With the end of war, the United States is now working rapidly to restore civil administration in Iraq and get its economy moving again. A key issue will be the Iraqi tax system, which cannot wait until all the questions about Iraq’s form of government are worked out. The interim authorities will need revenue to pay for police, firefighting and other basic services. Hence, some sort of tax system will need to be put in place quickly.
As best anyone can tell, Iraq really had no tax system under Saddam Hussein. Sales from the state-run oil monopoly provided all the revenue that the government needed for what little it did. Hence, in creating a new Iraqi tax system, the new government will be starting from scratch. In essence, it will have a blank slate to write on.
In this respect, the situation in Iraq is not altogether different from what it was in formerly communist states such as Russia. Although the old Soviet Union had a tax system, it existed neither to provide revenue to the government nor to change the distribution of income. Neither function was necessary in a socialist state, because the government owned everything and everyone worked for it as well. Thus, the state could get all the revenue it needed and achieve whatever income distribution it desired just by changing wages and prices as it saw fit.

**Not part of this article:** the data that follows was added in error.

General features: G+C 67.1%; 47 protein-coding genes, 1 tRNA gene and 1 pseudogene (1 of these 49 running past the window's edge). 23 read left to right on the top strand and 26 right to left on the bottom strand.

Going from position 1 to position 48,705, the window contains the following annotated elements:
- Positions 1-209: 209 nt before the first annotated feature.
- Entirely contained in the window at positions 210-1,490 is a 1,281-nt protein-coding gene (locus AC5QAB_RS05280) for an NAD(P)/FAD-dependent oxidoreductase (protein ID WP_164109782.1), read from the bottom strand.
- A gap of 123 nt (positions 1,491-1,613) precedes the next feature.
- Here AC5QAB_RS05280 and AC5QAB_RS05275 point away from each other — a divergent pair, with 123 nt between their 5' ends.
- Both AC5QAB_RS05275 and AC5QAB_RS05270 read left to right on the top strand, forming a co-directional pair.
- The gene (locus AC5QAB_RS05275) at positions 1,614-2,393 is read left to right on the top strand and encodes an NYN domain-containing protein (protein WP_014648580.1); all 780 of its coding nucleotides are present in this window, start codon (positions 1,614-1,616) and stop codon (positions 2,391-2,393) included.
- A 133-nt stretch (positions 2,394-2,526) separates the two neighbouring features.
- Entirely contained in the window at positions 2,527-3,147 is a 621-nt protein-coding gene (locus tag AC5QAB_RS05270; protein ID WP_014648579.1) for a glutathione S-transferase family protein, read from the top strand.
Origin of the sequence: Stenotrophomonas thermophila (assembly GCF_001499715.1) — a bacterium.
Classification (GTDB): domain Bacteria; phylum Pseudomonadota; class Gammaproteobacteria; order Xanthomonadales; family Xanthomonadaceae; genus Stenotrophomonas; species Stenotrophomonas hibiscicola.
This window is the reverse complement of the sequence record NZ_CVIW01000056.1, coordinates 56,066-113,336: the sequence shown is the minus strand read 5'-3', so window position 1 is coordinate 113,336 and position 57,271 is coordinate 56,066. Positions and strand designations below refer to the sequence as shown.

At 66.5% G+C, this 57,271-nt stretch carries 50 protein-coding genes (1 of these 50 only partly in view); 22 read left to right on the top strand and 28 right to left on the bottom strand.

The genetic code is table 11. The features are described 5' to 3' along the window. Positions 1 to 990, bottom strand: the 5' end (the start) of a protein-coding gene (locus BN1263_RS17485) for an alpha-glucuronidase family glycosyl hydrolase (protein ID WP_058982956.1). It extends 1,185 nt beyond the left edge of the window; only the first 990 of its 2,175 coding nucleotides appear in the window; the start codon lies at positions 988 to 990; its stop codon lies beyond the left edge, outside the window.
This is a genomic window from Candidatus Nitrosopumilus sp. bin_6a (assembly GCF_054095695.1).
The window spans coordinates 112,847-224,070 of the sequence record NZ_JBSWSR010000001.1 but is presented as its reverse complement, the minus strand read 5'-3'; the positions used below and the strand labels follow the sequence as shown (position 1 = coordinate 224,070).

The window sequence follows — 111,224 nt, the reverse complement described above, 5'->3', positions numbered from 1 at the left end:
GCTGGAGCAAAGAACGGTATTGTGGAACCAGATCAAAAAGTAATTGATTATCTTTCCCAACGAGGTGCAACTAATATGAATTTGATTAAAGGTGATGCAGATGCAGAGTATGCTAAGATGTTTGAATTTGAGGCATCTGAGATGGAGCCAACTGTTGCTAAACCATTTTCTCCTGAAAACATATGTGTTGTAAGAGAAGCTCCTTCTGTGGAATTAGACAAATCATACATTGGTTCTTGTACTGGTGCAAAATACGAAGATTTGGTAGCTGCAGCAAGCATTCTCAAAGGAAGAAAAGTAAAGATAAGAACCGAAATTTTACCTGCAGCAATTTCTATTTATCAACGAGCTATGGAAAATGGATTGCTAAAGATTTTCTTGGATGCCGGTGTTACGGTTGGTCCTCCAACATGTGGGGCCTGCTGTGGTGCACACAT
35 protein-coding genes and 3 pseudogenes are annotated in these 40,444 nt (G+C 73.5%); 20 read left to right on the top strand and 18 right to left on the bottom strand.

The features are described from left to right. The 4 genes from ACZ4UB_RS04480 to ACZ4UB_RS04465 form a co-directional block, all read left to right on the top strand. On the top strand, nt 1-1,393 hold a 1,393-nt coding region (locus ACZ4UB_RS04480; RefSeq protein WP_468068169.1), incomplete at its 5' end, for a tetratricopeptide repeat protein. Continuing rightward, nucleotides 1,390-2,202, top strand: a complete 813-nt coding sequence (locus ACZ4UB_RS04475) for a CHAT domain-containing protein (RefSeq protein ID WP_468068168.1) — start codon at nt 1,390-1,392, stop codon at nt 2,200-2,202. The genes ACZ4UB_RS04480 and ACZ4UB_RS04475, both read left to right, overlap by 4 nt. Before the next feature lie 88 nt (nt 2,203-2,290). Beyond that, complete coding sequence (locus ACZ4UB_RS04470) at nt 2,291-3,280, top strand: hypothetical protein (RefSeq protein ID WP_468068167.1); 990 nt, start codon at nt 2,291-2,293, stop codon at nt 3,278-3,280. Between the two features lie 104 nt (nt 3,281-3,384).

As best I can tell, the Soviet tax system functioned like a Federal Reserve open market operation. Its main purpose was to soak up excess money circulating in the economy. (See Soviet Taxation by Franklyn Holzman, Harvard University Press, 1955.) Needless to say, a tax system designed for this purpose was wholly inappropriate for a post-communist, quasi-free economy.
The Russian government struggled for some years to come up with an appropriate tax system. Under extreme pressure from the International Monetary Fund to raise revenue in order to get inflation under control—the central bank was just printing money to cover large deficits—tax rates were raised, many new taxes imposed, and extreme pressure was brought to bear on those evading taxes.
It all proved to be for naught. Tax revenue fell to just 8.6 percent of the gross domestic product in 1998, from 11.1 percent in 1995. In 1996, the IMF suspended its program in Russia because its tax revenues were too low. In effect, the IMF wanted Russia to raise taxes still more.
Bruce Bartlett is a former senior fellow with the National Center for Policy Analysis of Dallas, Texas. Bartlett is a prolific author, having published over 900 articles in national publications, and prominent magazines and published four books, including Reaganomics: Supply-Side Economics in Action.
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